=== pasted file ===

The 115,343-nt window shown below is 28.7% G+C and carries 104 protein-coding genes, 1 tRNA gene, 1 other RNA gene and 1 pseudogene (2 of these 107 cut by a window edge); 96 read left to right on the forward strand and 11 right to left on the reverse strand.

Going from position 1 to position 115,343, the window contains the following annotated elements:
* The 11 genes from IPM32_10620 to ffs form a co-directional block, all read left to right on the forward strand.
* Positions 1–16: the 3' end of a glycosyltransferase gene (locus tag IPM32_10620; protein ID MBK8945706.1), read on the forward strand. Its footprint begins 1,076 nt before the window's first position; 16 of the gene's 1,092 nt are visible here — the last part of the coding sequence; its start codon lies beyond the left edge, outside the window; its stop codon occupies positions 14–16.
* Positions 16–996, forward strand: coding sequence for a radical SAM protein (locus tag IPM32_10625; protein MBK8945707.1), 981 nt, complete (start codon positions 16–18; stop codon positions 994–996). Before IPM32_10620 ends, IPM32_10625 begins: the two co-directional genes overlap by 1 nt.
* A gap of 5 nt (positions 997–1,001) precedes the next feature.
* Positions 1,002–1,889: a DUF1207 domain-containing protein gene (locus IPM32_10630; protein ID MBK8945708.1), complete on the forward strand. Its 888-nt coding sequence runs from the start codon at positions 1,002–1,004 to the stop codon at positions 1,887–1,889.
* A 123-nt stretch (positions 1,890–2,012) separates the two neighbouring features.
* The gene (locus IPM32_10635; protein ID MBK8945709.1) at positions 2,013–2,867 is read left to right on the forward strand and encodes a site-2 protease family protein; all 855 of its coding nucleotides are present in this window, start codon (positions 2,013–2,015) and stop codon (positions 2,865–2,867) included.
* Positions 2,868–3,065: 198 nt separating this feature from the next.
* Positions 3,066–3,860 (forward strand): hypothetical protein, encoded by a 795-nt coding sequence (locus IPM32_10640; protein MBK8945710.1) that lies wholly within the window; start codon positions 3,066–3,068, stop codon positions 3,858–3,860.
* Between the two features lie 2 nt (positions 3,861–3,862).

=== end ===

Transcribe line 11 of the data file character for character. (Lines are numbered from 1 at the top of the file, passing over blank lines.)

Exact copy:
* Positions 3,066–3,860 (forward strand): hypothetical protein, encoded by a 795-nt coding sequence (locus IPM32_10640; protein MBK8945710.1) that lies wholly within the window; start codon positions 3,066–3,068, stop codon positions 3,858–3,860.